This is why looking at Obama as an individual, whatever one might think of him as a politician (and setting aside, for the moment, the irrationally partisan and race-driven attacks upon him, there are dissatisfactions a reasonable person may have with his performance), is worth our while. In my view, in many ways Obama is the most important black man in history, beyond Martin Luther King, beyond Nelson Mandela. This is not because of his celebrity, accomplishments or lack of them while in office, but rather because of the way he matter-of-factly mastered and rose through the tests and trials of U.S. society. To put it simply, he won the highest political prize of our nation through playing by the rules. He battled and prevailed in many different arenas: academia, law, publishing, politics. He learned how things worked, how achievement is accomplished in the secular world — an important point because so much previous outsize black accomplishment had been based in religious institutions. He showed a path.

Obama’s life and career is a model for blacks and people of color on how to progress to the highest reaches of our society: work hard, get educated, get qualified, learn how to contest the career and workplace circumstances you find yourself in and, with a little timing, a little luck, who knows what might happen? He mastered the politics of Harvard Law School, the politics of Chicago, the politics of the Democratic Party and the politics of national elections by learning the traditions and rules of each context. His was, for want of a better term, a “secular” triumph, the next step in African-American progress in society, following on black athletes and business executives, stating his case to the electorate and receiving their endorsement.

One would think that whites, whether they agreed with his politics or not, would see his career and achievement as something to be celebrated, something to be pointed at, not because of any “Kumbaya” racial fellow feeling but because it encouraged millions of young blacks and other folks of color to believe they had a chance in our society. That the way for them to advance their hopes and dreams was in the library and at the ballot box, not in the streets.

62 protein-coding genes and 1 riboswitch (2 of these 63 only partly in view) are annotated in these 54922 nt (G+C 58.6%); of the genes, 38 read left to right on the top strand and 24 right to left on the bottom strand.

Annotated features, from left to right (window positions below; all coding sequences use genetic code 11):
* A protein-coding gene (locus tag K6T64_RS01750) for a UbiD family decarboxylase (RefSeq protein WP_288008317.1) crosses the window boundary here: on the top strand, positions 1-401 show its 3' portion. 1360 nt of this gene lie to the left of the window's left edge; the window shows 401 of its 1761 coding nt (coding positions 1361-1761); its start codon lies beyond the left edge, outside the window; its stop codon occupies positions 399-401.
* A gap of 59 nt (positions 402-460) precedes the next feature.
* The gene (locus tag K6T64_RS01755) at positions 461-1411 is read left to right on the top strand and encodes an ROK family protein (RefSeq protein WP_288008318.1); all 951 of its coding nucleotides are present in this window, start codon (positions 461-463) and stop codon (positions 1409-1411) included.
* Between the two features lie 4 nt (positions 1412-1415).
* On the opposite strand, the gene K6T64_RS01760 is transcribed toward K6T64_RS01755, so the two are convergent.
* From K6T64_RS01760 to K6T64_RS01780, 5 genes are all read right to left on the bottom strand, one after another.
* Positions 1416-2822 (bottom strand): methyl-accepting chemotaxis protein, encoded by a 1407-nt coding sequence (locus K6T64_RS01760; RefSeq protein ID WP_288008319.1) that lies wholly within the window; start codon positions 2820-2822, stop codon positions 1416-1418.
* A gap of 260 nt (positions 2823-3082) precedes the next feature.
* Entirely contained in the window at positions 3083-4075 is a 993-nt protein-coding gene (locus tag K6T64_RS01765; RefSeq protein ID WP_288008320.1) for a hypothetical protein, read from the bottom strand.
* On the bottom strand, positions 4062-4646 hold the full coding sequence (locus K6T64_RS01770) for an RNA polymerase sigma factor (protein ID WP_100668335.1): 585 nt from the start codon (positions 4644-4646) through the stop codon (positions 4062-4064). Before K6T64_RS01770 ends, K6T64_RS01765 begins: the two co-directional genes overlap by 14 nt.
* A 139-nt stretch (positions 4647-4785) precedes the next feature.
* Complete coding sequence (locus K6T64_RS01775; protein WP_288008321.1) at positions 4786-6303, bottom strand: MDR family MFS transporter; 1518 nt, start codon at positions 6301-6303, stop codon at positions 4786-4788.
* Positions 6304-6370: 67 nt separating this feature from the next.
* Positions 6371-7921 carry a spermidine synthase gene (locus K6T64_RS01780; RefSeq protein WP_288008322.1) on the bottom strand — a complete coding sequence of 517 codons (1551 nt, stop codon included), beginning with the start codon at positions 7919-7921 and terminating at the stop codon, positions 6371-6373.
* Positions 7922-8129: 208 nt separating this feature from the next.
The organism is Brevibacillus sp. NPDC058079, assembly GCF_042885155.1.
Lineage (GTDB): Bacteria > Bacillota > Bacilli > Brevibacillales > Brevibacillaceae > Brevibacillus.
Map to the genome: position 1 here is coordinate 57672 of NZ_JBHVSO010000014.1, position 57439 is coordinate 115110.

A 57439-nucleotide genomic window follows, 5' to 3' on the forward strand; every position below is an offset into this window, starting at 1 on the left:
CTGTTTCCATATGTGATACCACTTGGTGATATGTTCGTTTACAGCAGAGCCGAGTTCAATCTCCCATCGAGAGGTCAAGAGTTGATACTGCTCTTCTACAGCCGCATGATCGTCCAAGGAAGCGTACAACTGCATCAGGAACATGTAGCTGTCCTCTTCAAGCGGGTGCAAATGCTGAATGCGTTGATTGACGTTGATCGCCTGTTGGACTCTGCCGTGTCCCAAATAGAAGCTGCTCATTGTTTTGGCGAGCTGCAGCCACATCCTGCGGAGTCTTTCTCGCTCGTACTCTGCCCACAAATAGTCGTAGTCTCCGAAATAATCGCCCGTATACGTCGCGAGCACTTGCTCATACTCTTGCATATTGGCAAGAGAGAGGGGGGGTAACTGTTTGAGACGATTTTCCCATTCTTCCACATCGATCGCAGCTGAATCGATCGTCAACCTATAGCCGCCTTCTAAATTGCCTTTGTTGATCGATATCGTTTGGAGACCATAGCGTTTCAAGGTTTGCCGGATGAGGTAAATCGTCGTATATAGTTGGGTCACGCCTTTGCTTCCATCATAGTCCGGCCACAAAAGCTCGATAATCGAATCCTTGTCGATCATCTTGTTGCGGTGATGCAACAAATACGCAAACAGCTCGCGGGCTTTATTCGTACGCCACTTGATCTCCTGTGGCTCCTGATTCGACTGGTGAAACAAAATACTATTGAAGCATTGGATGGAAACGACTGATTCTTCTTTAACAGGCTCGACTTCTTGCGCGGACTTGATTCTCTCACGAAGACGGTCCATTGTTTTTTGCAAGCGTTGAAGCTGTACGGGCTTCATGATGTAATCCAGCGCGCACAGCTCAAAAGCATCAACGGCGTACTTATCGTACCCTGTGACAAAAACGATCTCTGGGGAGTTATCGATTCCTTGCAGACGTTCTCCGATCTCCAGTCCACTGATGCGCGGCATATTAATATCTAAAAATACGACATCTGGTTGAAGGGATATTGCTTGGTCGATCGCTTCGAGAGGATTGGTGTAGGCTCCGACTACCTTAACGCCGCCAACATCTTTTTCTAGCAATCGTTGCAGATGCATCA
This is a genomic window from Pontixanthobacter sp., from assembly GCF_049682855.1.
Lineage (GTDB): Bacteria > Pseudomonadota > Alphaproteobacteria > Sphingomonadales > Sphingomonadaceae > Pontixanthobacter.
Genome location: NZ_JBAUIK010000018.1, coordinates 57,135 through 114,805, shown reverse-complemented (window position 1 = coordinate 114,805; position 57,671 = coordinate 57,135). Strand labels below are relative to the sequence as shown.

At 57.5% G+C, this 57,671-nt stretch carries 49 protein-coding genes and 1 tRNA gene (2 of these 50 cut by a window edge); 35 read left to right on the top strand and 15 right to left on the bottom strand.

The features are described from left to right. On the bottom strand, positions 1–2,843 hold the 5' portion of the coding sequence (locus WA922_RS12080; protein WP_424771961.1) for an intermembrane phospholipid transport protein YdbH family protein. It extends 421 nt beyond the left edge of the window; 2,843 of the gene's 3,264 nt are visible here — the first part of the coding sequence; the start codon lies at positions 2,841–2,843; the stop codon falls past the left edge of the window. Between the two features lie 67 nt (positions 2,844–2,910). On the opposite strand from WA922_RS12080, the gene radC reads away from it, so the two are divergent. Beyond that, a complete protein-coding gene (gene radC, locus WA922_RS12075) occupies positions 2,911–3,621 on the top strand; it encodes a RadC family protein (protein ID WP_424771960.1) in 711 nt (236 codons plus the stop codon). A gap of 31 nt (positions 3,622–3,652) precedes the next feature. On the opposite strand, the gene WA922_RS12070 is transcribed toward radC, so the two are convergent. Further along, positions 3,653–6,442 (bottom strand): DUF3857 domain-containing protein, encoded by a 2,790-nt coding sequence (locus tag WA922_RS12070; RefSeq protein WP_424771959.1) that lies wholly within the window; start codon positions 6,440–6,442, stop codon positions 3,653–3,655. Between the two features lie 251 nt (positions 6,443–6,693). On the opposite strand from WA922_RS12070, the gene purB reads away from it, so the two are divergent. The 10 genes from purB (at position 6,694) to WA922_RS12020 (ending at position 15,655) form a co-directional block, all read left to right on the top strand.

— 4 —

Duolingo understands religious life!

"La profesion" is illustrated as a religious profession of vows!

That picture is not helpful if you are (a) trying to learn Spanish just using Duolingo and (b) not familiar with Catholicism, but it made me laugh.

— 5 —

In other strange things spotted online, pizza scissors are apparently a thing. I know cutting a pizza at home can be tricky, but it should be done by grown-ups, and grown-ups ought to know how to use a cutting board and a knife.

— 6 —

Being a Marylander living outside her state for years now, I’ve gotten good at spotting Maryland license plates on cars. I saw one a few weeks ago with a totally new standard design, and it’s so pretty!

"MD PROUD" license plate

I never liked the lame War of 1812 plate, and the original (from my lifetime) was very plain. The new one is perfect.

— 7 —

I liked a lot of the items in a recent Verily post about dating in your thirties. Happily, I don’t relate to all of them, but some ring very true. (I also note with amusement the reader comment from someone who complains about how irrelevant Verily is to her. She’s reading it, isn’t she?)